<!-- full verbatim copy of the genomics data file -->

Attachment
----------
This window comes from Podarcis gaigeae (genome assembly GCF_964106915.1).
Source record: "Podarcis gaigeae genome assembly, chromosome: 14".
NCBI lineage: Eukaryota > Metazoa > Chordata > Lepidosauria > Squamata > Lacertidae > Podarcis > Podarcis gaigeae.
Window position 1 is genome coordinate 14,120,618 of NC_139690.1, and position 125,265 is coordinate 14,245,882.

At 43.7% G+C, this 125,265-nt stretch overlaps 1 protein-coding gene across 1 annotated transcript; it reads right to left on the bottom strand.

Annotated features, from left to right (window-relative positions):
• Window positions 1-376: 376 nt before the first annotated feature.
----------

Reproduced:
This window comes from Podarcis gaigeae (genome assembly GCF_964106915.1).
Source record: "Podarcis gaigeae genome assembly, chromosome: 14".
NCBI lineage: Eukaryota > Metazoa > Chordata > Lepidosauria > Squamata > Lacertidae > Podarcis > Podarcis gaigeae.
Window position 1 is genome coordinate 14,120,618 of NC_139690.1, and position 125,265 is coordinate 14,245,882.

At 43.7% G+C, this 125,265-nt stretch overlaps 1 protein-coding gene across 1 annotated transcript; it reads right to left on the bottom strand.

Annotated features, from left to right (window-relative positions):
• Window positions 1-376: 376 nt before the first annotated feature.